Domestic services and female earnings: panel microdata evidence from a reform
Karin Halldén, Swedish Institute for Social Research (SOFI)
Anders Stenberg, Stockholm University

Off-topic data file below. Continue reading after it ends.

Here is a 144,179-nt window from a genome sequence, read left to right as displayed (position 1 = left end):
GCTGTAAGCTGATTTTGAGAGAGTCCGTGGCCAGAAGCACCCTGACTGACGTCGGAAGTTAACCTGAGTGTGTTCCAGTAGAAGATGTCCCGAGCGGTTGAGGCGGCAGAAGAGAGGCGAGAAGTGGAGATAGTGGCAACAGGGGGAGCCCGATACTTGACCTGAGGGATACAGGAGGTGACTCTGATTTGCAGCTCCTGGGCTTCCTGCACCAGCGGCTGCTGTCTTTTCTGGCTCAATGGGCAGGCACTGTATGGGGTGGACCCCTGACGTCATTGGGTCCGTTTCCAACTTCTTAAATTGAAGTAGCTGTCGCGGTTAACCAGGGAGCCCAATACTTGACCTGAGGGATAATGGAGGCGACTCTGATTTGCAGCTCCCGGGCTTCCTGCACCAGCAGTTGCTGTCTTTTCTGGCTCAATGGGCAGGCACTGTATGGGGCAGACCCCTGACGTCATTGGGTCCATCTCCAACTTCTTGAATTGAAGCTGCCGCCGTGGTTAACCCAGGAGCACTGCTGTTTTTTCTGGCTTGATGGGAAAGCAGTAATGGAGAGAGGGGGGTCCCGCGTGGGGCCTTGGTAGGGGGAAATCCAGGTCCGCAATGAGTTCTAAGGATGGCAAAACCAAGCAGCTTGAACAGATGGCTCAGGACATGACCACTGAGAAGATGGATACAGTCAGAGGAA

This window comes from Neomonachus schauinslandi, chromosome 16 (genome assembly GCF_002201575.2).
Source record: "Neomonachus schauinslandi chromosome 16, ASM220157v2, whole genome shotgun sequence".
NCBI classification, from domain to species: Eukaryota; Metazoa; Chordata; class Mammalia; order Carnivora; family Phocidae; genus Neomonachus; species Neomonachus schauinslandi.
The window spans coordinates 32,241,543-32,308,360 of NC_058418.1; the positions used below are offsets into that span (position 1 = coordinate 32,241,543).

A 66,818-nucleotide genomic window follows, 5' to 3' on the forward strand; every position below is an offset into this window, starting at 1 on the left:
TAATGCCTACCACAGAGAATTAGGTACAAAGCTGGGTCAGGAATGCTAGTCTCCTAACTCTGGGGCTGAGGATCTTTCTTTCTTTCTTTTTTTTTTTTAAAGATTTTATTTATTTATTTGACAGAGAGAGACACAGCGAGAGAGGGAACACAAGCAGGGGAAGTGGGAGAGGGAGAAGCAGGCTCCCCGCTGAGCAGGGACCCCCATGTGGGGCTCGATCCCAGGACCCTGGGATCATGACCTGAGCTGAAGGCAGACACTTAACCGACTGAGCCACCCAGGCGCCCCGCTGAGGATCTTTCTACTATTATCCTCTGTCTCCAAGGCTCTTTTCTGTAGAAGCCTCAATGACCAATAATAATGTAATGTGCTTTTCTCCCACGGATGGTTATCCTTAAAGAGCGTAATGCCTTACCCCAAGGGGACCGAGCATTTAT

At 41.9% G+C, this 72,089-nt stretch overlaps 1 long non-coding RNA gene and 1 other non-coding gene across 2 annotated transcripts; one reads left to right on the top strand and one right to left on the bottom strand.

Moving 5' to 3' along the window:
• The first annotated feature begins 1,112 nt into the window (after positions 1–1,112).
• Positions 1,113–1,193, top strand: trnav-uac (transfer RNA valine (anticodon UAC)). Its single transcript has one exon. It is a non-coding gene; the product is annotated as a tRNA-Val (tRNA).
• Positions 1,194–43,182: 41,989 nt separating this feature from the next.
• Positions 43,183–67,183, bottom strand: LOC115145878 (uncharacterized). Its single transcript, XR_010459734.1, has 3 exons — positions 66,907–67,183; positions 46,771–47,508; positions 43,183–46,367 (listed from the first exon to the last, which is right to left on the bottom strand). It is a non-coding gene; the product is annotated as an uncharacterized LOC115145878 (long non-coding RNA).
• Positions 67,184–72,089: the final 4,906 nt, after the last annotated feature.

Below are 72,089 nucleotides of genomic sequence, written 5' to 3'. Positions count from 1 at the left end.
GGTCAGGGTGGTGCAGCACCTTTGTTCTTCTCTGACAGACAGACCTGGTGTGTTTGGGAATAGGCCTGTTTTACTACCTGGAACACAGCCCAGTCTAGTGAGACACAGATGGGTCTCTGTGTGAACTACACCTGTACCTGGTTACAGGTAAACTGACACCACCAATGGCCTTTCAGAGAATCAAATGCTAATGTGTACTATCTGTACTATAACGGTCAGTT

Housework and family responsibilities are commonly assumed to be one of the major sources behind the observed gender earnings gap. While partly malleable to policy, there is little direct evidence on if/how minor reliefs in routine housework duties affect female earnings. A reform in Sweden in 2007 reduced the price of domestic services by 50 percent. Using population register data 2000-2010, we explore the variation across years in household tax discounts for domestic services to analyze the impact on annual earnings. We find significantly positive earnings effects for females in households outsourcing roughly between 50 and 150 hours of domestic work per year, but the average effects do not increase if the household uses above 150 hours per year. “Placebo” estimates indicate that results do not reflect earnings trends. Hence, a causal interpretation of the results is supported.